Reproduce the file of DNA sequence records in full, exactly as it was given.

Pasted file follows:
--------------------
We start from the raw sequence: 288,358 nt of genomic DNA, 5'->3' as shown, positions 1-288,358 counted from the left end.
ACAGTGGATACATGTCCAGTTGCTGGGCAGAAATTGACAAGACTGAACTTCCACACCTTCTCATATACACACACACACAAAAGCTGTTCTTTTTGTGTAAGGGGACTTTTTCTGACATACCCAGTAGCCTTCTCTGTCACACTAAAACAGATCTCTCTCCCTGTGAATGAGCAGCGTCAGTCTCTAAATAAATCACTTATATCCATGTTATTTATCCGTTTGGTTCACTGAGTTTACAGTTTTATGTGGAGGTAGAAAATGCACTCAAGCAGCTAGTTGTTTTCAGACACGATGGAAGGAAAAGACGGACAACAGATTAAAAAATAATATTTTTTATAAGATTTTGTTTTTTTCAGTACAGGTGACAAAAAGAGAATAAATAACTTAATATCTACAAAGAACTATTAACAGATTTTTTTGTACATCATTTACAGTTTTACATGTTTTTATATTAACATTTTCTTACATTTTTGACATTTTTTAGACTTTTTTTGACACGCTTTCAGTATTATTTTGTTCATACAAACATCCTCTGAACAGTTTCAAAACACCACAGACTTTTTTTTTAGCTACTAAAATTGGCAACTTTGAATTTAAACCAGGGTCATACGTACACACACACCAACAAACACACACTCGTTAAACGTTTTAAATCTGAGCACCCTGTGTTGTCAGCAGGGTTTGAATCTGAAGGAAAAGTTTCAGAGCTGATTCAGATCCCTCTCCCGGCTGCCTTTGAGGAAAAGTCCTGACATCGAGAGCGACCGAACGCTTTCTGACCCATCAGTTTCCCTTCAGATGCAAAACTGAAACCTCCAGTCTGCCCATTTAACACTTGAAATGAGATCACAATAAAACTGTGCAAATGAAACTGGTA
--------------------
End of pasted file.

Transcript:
We start from the raw sequence: 288,358 nt of genomic DNA, 5'->3' as shown, positions 1-288,358 counted from the left end.
ACAGTGGATACATGTCCAGTTGCTGGGCAGAAATTGACAAGACTGAACTTCCACACCTTCTCATATACACACACACACAAAAGCTGTTCTTTTTGTGTAAGGGGACTTTTTCTGACATACCCAGTAGCCTTCTCTGTCACACTAAAACAGATCTCTCTCCCTGTGAATGAGCAGCGTCAGTCTCTAAATAAATCACTTATATCCATGTTATTTATCCGTTTGGTTCACTGAGTTTACAGTTTTATGTGGAGGTAGAAAATGCACTCAAGCAGCTAGTTGTTTTCAGACACGATGGAAGGAAAAGACGGACAACAGATTAAAAAATAATATTTTTTATAAGATTTTGTTTTTTTCAGTACAGGTGACAAAAAGAGAATAAATAACTTAATATCTACAAAGAACTATTAACAGATTTTTTTGTACATCATTTACAGTTTTACATGTTTTTATATTAACATTTTCTTACATTTTTGACATTTTTTAGACTTTTTTTGACACGCTTTCAGTATTATTTTGTTCATACAAACATCCTCTGAACAGTTTCAAAACACCACAGACTTTTTTTTTAGCTACTAAAATTGGCAACTTTGAATTTAAACCAGGGTCATACGTACACACACACCAACAAACACACACTCGTTAAACGTTTTAAATCTGAGCACCCTGTGTTGTCAGCAGGGTTTGAATCTGAAGGAAAAGTTTCAGAGCTGATTCAGATCCCTCTCCCGGCTGCCTTTGAGGAAAAGTCCTGACATCGAGAGCGACCGAACGCTTTCTGACCCATCAGTTTCCCTTCAGATGCAAAACTGAAACCTCCAGTCTGCCCATTTAACACTTGAAATGAGATCACAATAAAACTGTGCAAATGAAACTGGTA